A few years ago I was a scrapbooker and heavily involved in a related site where most of the members were in America. On the site there were a lot of swaps run, and a popular one was recipe swaps, although I always sat them out, and for good reason. The other members loved the sound of what I ate, but either couldn't find the ingredients I used locally or they baulked at the price of Serano Ham, Kalamata olives and the many varieties of European cheese. On the flip side, I couldn't get what their recipes contained either, but it wasn't because of exotic ingredients, it was because they contained processed junk that we just can't get such as Miracle Whip, 'Pudding' and Cool Whip.
I've found in my search through food blogs that there are two types of 'chef':
- Type 1 uses many processed ingredients with a tin of this and a jar of that, albeit with some fresh ones too at times. Dessert bloggers seems to be most guilty of falling into this category.
- Type 2 uses almost entirely natural ingredients from scratch. Funnily enough, not all 'healthy eating' type bloggers fall into this category, but some dessert bloggers do (sugar is actually natural, even if it isn't particularly healthy!)
So what type do I favour? Well I'm not that much of a fan of the processed foods opted for by Type 1 - a lot of the time I just can't get '1 can Green Chile Enchilada Sauce' or Spike Seasoning, and to be honest I don't know if I want to! The UK has also not bought into things like 'Sugar Free, Fat Free Cheesecake Mix', I suspect because we don't get a lot of those processed mixes in the first place even with all the sugar and fat (and really, mixing cream cheese, eggs and sugar is hard for the real thing?!).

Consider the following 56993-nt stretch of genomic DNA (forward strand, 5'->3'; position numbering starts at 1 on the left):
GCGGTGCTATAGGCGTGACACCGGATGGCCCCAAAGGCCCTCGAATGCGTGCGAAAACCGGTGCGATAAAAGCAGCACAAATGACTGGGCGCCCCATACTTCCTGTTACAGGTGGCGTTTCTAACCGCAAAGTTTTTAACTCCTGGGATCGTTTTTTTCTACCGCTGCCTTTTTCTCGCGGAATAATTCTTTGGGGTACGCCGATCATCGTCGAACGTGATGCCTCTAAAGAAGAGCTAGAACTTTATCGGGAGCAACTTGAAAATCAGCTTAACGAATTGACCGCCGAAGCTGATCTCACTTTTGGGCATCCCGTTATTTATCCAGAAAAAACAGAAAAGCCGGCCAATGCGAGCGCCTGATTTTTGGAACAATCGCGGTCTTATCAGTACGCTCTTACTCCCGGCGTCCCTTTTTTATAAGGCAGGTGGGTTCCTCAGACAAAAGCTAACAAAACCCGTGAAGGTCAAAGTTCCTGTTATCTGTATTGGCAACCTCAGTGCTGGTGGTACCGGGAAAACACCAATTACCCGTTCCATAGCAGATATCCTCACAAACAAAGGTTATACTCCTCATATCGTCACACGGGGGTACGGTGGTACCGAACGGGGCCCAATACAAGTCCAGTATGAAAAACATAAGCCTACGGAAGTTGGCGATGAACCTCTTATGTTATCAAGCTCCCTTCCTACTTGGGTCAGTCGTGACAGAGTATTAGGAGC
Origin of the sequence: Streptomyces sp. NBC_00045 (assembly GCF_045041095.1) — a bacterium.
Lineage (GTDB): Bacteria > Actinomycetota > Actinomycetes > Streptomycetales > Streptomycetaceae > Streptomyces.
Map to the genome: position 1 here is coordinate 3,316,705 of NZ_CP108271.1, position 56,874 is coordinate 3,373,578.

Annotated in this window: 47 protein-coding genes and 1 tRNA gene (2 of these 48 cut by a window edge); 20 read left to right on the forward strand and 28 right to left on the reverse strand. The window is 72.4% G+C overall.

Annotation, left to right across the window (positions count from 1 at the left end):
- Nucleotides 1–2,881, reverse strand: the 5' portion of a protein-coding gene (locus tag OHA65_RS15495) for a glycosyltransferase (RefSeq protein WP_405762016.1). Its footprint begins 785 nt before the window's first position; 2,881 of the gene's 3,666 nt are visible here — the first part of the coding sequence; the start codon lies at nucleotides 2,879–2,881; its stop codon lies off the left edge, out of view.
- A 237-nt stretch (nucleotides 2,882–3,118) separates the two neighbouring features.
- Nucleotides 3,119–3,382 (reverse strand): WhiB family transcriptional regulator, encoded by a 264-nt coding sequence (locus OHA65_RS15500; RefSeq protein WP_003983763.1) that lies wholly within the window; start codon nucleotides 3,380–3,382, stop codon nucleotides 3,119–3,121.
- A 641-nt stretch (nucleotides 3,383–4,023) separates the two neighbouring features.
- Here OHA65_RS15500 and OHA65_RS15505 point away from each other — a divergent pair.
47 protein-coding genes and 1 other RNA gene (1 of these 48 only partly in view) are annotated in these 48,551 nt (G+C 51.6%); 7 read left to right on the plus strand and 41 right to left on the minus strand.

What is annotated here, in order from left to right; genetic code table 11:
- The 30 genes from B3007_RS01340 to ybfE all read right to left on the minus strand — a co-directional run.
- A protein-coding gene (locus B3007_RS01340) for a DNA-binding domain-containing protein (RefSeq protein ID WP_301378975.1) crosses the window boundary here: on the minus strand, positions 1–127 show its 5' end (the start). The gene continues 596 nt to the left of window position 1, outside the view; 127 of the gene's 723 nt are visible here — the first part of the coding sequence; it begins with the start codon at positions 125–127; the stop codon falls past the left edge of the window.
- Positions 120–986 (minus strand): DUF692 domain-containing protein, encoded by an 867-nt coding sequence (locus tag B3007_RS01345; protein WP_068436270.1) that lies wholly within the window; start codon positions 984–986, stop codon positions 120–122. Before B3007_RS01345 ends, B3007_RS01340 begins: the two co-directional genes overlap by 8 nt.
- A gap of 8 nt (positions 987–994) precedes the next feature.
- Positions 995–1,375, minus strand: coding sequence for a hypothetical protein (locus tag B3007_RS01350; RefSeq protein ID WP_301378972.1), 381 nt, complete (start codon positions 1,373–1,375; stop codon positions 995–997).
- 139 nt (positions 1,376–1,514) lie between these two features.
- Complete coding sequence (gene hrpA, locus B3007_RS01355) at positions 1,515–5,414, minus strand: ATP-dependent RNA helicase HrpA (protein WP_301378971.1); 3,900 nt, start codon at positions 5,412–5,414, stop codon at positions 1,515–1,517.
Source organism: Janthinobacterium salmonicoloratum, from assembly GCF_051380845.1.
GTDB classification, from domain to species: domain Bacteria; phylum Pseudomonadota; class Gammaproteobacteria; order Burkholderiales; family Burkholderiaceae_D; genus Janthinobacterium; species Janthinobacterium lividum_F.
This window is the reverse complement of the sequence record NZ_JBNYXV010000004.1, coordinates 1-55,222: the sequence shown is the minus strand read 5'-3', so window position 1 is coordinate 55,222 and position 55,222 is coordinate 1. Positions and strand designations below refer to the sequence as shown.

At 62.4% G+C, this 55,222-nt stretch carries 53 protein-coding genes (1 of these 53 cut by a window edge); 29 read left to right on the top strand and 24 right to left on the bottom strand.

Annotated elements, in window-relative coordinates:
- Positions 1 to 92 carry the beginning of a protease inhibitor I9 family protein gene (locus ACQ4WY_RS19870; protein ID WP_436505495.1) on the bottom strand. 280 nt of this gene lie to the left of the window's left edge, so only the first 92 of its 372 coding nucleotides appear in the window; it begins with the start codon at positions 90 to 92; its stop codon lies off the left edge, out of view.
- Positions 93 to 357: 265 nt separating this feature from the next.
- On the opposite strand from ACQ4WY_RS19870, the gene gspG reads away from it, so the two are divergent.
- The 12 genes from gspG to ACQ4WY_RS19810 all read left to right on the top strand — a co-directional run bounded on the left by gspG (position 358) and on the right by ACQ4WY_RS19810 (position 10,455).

Why am I averse to these things? Well I think that when companies make things such as 'Sugar Free, Fat Free Cheesecake Mix' they're extracting a lot of what makes the original taste good, and so have to replace it, but with what? Chemicals mainly. I like to know that if I'm trying to eat a healthy meal that it genuinely is healthy and that I haven't just replaced one thing that's bad for me with another!
It's also a well known fact that many 'low fat' things that are created are high in sugar - one of my colleagues was eating a major supermarket's 'fresh tomato soup' earlier in the week, and he happened to look at the ingredients. Almost first on the list was sugar, and looking at the nutritional values, it turned out to be almost the entire sugar amount in a recommended day. He nearly fainted! He's very keen on 'healthy living', cycling to work, running half marathons and competing in triathlons, and had thought soup would be a healthy option for lunch. This wasn't even advertised as low fat, but had all the nice 'contains x amount of your 5-a-day' labels, and the traffic light system showed green on fat content.
Now I will grant you that dessert bloggers are not always going to be 100% healthy, given the chocolate, cream and so on that is often used, but they can come up with recipes from scratch that are healthy - fruit based desserts and the like, so I do follow a couple of them. I do get a bit frustrated with the 'healthy food' blogs that rely on the processed options quite often though.
What do you think? Are you averse to adding something processed, or do you prefer to start from scratch? What makes a good food blog chef for you?